At least 11 troops and a civilian were killed on Tuesday in a third day of fighting between Azerbaijan and Armenia, despite international calls for restraint.

The fighting between the arch-foes in the South Caucasus since Sunday is the heaviest in years, raising fears of a major flare-up in the volatile region.

All-out war between the ex-Soviet republics could have wider implications and pit regional rivals Russia and Turkey against each other.

Azerbaijan said seven of its troops -- including a major general and a colonel -- and a civilian had died on Tuesday, and Armenia said four of its troops had been killed, its first reported fatalities in the clashes.

Overall, 16 people have been killed from both sides since Sunday.

The ex-Soviet republics have for decades been locked in a simmering conflict over Azerbaijan's southwestern separatist region of Nagorny Karabakh, which was seized by ethnic Armenian separatists in a 1990s war that claimed 30,000 lives.

Fighting outside the region is rare, but since Sunday the two sides have reported clashes in northern areas along their shared border.

The fighting hundreds of kilometres from Nagorny Karabakh has prompted calls for an immediate ceasefire from the United States, European Union and the regional power broker Russia.

Azerbaijan's defence ministry said Armenian forces had attacked its positions in the northern Tovuz region with artillery fire, mortars and large-calibre machine-guns on Tuesday. It said several villages in the area had also come under fire.

Azerbaijani forces opened fire again on the northeastern section of the border in its Tavush province, the defence ministry spokesman, Sushan Stepanyan, said.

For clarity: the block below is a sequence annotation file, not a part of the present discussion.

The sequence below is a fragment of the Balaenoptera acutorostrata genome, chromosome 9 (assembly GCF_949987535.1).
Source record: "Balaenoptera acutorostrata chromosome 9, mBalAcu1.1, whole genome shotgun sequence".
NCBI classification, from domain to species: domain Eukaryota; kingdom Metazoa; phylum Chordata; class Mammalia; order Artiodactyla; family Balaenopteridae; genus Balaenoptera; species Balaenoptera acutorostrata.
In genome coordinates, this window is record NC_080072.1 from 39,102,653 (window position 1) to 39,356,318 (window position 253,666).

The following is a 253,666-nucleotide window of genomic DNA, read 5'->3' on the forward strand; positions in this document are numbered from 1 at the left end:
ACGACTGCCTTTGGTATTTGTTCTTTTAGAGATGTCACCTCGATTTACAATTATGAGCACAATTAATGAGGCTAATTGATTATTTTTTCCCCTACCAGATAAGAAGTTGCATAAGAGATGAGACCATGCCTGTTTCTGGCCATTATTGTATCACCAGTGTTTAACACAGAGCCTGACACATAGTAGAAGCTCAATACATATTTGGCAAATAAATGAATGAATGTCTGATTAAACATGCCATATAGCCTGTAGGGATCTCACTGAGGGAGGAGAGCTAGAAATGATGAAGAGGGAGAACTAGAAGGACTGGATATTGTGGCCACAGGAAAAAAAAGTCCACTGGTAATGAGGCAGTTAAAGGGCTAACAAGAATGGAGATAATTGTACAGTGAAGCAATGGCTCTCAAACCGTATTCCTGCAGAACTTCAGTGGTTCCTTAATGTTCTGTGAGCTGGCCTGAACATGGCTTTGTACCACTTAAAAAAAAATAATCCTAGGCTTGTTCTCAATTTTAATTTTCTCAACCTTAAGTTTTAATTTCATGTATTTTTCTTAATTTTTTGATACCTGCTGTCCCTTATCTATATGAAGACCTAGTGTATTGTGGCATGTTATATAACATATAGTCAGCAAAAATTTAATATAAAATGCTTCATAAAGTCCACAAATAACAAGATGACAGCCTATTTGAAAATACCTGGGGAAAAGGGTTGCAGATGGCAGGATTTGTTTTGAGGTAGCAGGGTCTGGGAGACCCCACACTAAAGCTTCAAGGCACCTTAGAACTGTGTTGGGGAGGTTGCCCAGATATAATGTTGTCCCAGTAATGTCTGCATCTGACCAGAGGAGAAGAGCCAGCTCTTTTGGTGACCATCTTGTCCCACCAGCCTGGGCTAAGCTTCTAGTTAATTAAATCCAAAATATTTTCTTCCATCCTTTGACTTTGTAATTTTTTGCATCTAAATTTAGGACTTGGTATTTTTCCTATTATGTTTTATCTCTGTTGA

Azerbaijan's ally Turkey -- which competes with Russia for the influence in the strategic region -- expressed support for Baku.

Turkish foreign ministry has accused Armenia of "aggressive nationalism" and vowed to "continue, with all its capacity, to stand by Azerbaijan in its struggle to protect its territorial integrity."

Clashes on Armenia-Azerbaijan border
Clashes on Armenia-Azerbaijan border AFP / STAFF

Azerbaijani political analyst Elhan Shahinoglu said the probability of a full-scale war was now "very high".

"An Azerbaijani general has been killed and Baku will retaliate," he said.

"There is a widespread popular demand in Azerbaijan to shift military actions to Karabakh."

But Armenian analyst Hakob Badalyan said an all-out war was very unlikely.

"Baku and Yerevan, as well as the region's geopolitical powers (Russia and Turkey), don't want a big war which they know will lead to catastrophic consequences," he said, adding that neither side was in a clear position to win a protracted conflict.

Four years ago, Azerbaijan had military superiority over its neighbour, but Armenia has since "restored the balance" with purchases of sophisticated Russian weapons, he said.

In April 2016, four days of fierce fighting in Karabakh -- the worst violence in decades -- claimed dozens of lives from both sides and nearly spiralled into full-scale war.

Mediated by the "Minsk Group" of diplomats from France, Russia and the United States, talks on the Karabakh conflict have been largely stalled since a 1994 ceasefire deal.

Armenia, which controls the disputed region, is happy with the status quo in Karabakh that also suits Russia's interests as the Kremlin uses its power-broker's role in asserting its influence in the ex-Soviet republics.

Moscow has a military alliance with Armenia, where it maintains a base, but supplies both Yerevan and Baku with weapons worth billions of dollars.

Energy-rich Azerbaijan, whose military spending exceeds Armenia's entire state budget, has repeatedly threatened to restore control over the territory by force.

Armenia has vowed to crush any military offensive.